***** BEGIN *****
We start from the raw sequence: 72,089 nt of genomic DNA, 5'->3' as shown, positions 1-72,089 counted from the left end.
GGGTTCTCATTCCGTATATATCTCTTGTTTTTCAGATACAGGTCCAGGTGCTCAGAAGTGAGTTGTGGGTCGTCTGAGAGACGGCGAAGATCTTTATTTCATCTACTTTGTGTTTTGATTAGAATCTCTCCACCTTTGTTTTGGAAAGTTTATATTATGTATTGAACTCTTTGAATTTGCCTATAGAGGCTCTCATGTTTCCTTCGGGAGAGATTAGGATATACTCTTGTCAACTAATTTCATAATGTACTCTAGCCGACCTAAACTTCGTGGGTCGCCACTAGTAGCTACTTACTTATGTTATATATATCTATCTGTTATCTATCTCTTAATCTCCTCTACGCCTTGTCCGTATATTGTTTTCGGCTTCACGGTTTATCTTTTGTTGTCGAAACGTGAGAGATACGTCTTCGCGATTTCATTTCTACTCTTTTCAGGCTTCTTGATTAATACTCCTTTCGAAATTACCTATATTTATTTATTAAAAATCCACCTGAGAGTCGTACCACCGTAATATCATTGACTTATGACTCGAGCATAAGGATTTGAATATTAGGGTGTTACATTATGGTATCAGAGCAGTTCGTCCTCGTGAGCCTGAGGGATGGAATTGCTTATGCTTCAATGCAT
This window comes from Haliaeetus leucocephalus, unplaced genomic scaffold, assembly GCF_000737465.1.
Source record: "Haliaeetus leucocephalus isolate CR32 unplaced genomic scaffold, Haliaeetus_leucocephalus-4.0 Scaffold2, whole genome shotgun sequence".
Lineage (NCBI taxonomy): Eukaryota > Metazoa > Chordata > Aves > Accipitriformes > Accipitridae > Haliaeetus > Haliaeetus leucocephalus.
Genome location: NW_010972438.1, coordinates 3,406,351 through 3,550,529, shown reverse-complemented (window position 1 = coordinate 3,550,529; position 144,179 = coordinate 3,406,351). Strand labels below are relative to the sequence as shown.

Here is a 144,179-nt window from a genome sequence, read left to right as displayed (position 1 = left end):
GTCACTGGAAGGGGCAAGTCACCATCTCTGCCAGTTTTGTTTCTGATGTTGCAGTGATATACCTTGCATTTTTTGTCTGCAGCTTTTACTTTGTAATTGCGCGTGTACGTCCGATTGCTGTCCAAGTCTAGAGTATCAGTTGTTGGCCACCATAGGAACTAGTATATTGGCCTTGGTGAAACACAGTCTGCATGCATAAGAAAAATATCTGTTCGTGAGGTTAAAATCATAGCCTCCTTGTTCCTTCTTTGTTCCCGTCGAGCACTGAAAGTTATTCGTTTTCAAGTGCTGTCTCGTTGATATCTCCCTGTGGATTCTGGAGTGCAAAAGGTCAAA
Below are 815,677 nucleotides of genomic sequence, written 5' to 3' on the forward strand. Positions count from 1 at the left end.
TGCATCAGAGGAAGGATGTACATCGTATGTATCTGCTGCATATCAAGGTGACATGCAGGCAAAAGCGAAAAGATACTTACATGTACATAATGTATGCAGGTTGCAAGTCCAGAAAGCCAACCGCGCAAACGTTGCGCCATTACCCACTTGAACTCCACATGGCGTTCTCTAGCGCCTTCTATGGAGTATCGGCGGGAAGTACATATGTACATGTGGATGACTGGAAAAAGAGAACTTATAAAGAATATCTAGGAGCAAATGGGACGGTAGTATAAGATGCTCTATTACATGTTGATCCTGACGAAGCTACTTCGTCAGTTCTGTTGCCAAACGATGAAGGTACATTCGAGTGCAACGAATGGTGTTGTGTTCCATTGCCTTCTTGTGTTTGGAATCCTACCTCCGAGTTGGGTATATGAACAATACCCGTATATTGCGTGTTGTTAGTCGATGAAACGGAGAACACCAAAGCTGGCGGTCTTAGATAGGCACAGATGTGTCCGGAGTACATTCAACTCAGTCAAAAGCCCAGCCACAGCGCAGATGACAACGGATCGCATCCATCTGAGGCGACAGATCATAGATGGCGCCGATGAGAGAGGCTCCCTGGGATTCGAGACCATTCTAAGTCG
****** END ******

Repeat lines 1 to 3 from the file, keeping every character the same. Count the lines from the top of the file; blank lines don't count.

We start from the raw sequence: 72,089 nt of genomic DNA, 5'->3' as shown, positions 1-72,089 counted from the left end.
GGGTTCTCATTCCGTATATATCTCTTGTTTTTCAGATACAGGTCCAGGTGCTCAGAAGTGAGTTGTGGGTCGTCTGAGAGACGGCGAAGATCTTTATTTCATCTACTTTGTGTTTTGATTAGAATCTCTCCACCTTTGTTTTGGAAAGTTTATATTATGTATTGAACTCTTTGAATTTGCCTATAGAGGCTCTCATGTTTCCTTCGGGAGAGATTAGGATATACTCTTGTCAACTAATTTCATAATGTACTCTAGCCGACCTAAACTTCGTGGGTCGCCACTAGTAGCTACTTACTTATGTTATATATATCTATCTGTTATCTATCTCTTAATCTCCTCTACGCCTTGTCCGTATATTGTTTTCGGCTTCACGGTTTATCTTTTGTTGTCGAAACGTGAGAGATACGTCTTCGCGATTTCATTTCTACTCTTTTCAGGCTTCTTGATTAATACTCCTTTCGAAATTACCTATATTTATTTATTAAAAATCCACCTGAGAGTCGTACCACCGTAATATCATTGACTTATGACTCGAGCATAAGGATTTGAATATTAGGGTGTTACATTATGGTATCAGAGCAGTTCGTCCTCGTGAGCCTGAGGGATGGAATTGCTTATGCTTCAATGCAT
This window comes from Haliaeetus leucocephalus, unplaced genomic scaffold, assembly GCF_000737465.1.